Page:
Seriously, need some sleep!
 

powershift

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Those heads sound sweet. The LR4 has an advanced valve train and I think they squeeze a lot of power out of 5.0L using it.
 

Tapps33

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Those heads sound sweet. The LR4 has an advanced valve train and I think they squeeze a lot of power out of 5.0L using it.
I had originally planned on truly building this engine for 800-900+ HP....and then my bank account reminded me I'm broke.

We found the Coyote engine valves are virtually identical to ours, just a little bit bigger. 37.7 vs 36. However, the biggest different was the valve lift....Coyotes get 14mm...to almost 18mm of opening in the gen 3 engines and we only get 11mm with ours. So, I had originally planned on getting a custom grind for this engine to significantly increase the lift and allow greater airflow....again, ran into cash flow issues.

I had also planned on getting a set of custom cylinder sleeves from Darton sleeves. I was working with their patent holder and he was going to fab them up and sell them to me...again ran out of money and I believe Velocity AP bought the rights from Darton to be the sole distributor. The benefit to the sleeves would be the deletion of the open deck block and the new semi open, strengthened deck. This way when you up the boost and REALLY push some power, the head gasket won't blow.

I was also going to increase the supercharger size and pulleys...but again time and money. So, this time around, it'll just be a stock build and we'll go from there!
 

Tapps33

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Ok, so today's progress.

I was planning on putting the transmission back together, but then I remembered I have to swap the bushings first....so I turned my attention back to the engine and finished installing the pistons. (FYI, I already have 2 pistons in the engine...it's not the V6)

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A couple of gotchas to watch out for.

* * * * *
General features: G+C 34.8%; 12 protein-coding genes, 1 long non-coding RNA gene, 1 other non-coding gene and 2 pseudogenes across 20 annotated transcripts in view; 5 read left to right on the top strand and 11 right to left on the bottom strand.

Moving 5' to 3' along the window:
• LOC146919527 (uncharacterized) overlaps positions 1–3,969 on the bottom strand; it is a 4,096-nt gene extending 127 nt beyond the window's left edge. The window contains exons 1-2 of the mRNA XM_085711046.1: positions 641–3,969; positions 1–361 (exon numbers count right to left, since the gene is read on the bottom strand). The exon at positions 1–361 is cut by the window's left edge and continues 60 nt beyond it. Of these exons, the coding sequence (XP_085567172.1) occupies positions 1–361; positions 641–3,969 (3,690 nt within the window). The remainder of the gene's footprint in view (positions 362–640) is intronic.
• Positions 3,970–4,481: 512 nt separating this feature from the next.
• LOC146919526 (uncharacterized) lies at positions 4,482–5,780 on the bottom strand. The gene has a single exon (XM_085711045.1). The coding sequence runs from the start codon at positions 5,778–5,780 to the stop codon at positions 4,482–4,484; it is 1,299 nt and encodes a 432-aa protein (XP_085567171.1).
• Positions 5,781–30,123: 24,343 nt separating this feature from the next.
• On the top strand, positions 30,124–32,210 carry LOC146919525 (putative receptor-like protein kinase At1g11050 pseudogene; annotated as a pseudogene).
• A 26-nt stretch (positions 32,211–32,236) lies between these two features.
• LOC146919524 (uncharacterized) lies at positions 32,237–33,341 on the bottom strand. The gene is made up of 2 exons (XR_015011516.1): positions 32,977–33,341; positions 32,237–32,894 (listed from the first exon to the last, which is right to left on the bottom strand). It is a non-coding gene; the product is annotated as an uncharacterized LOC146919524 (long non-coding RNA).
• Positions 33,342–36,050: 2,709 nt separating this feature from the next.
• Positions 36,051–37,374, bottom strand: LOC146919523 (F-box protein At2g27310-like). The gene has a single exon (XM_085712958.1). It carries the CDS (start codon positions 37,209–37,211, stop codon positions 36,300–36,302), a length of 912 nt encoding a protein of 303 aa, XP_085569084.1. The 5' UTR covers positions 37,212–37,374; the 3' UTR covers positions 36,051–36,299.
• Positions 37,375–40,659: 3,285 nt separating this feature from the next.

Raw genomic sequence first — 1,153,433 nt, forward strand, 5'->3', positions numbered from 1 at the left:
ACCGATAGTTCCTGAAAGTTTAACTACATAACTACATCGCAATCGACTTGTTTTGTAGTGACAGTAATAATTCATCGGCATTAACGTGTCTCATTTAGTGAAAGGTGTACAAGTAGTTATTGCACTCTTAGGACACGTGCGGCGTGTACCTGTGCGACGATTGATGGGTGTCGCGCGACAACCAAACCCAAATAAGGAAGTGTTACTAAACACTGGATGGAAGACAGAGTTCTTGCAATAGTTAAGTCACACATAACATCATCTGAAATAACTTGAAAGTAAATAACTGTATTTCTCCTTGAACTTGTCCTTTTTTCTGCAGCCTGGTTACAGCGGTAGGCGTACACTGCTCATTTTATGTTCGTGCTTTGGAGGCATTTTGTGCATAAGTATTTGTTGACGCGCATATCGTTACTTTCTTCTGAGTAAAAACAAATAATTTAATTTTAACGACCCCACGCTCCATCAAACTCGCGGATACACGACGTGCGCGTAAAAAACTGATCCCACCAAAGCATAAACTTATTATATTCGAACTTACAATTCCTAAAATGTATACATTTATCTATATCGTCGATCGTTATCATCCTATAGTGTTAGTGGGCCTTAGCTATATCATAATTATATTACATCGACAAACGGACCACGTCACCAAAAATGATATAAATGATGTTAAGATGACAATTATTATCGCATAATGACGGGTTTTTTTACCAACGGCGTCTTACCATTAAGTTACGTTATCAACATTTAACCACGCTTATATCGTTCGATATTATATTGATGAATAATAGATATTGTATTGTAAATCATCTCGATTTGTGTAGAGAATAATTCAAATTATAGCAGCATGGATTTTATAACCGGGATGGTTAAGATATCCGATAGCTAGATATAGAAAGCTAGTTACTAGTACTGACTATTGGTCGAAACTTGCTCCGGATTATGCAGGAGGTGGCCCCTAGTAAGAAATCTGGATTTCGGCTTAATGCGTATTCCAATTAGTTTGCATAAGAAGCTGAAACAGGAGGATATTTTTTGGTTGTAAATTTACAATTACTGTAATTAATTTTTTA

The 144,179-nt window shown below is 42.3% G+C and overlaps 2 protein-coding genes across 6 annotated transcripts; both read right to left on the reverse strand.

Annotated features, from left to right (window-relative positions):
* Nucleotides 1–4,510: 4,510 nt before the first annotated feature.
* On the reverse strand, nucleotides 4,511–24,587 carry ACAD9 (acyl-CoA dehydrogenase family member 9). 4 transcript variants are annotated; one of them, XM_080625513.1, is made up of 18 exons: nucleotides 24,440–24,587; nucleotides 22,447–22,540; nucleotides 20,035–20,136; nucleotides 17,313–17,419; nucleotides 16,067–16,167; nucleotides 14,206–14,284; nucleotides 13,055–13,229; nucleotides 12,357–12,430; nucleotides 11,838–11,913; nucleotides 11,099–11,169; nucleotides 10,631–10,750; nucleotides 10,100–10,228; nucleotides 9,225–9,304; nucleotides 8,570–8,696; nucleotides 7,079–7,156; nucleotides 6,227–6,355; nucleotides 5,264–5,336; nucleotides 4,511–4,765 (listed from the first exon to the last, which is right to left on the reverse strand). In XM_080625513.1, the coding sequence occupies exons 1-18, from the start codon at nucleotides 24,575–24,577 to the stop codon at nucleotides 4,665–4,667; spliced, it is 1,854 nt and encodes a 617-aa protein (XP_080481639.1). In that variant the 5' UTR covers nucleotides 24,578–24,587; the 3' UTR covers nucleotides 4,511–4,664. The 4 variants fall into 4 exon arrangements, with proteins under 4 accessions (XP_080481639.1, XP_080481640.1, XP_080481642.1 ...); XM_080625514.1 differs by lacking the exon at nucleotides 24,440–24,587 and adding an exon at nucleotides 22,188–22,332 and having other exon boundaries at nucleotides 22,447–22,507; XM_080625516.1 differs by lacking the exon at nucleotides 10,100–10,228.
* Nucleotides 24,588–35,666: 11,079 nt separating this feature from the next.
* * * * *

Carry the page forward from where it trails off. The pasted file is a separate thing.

-First, the oil rings have a habit of overlapping themselves, then the 2 small oil scraper rings above and below it stick out. If you don't catch this, it'll jam, and you'll bend/break a ring...like I did. (SMH). Thankfully the gentleman at landroverpartsdepot hooked me up and over nighted me a new set of rings, and I'm back in business.

-Second, always check your ring gap. While none of the AJ133 engine builders I've come across can find an official LR standard, I use the chart below as it's pretty much a "universal standard." No, it's not the end all be all list, but for daily use engines, it's a good guideline. In my case I should look for .012" - .022". Mine were all between .018"-.021". If you're wondering how to measure gap, I'll install a piston, rotate it toward the top, then push it flush against the piston, then rotate to piston away....now I know it's centered and "flat" in the cylinder. Then use a feeler gauge to determine what thickness fits and what doesn't.

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-Third, The left and right bank piston rods are oriented inversely. You can read the official language in the workshop manual, but the gist is: Bank A (RH) side, the arrows point toward the front and the rod alignment marks point to the rear. Bank B (LH) side, the arrows point toward the front and the rod alignment marks point forward to the front of the engine.

-Fourth, these engines have a bad habit of spinning rod and main bearings. While this is do in large part to oil changes, the other issue I've found is the fact that there is no "centering collar" on the bearings. Aka, the bearings aren't 100% equal in width to the mains or crank journal/rod ends. So, they can sort of float back and forth a little. It's just surprising that given the money that went into the development of this engine, and especially since most Ford engines have an alignment collar, why Ford and/or LR didn't revise the design a little.